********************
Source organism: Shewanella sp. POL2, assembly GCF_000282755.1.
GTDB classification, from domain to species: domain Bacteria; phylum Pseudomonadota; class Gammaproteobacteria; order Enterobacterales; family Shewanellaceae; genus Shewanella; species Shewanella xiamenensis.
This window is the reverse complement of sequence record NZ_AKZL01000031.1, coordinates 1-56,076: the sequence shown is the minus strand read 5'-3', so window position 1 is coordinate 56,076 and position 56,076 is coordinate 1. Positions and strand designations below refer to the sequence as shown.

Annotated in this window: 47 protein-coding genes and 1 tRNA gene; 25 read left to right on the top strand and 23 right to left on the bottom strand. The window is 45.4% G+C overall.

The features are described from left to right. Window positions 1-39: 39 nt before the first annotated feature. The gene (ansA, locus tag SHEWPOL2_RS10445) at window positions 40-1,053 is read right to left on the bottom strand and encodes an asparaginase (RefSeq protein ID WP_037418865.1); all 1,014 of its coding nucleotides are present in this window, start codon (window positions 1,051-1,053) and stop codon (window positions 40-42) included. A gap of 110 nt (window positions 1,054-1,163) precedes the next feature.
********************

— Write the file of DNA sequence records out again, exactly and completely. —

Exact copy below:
Source organism: Shewanella sp. POL2, assembly GCF_000282755.1.
GTDB classification, from domain to species: domain Bacteria; phylum Pseudomonadota; class Gammaproteobacteria; order Enterobacterales; family Shewanellaceae; genus Shewanella; species Shewanella xiamenensis.
This window is the reverse complement of sequence record NZ_AKZL01000031.1, coordinates 1-56,076: the sequence shown is the minus strand read 5'-3', so window position 1 is coordinate 56,076 and position 56,076 is coordinate 1. Positions and strand designations below refer to the sequence as shown.

Annotated in this window: 47 protein-coding genes and 1 tRNA gene; 25 read left to right on the top strand and 23 right to left on the bottom strand. The window is 45.4% G+C overall.

The features are described from left to right. Window positions 1-39: 39 nt before the first annotated feature. The gene (ansA, locus tag SHEWPOL2_RS10445) at window positions 40-1,053 is read right to left on the bottom strand and encodes an asparaginase (RefSeq protein ID WP_037418865.1); all 1,014 of its coding nucleotides are present in this window, start codon (window positions 1,051-1,053) and stop codon (window positions 40-42) included. A gap of 110 nt (window positions 1,054-1,163) precedes the next feature.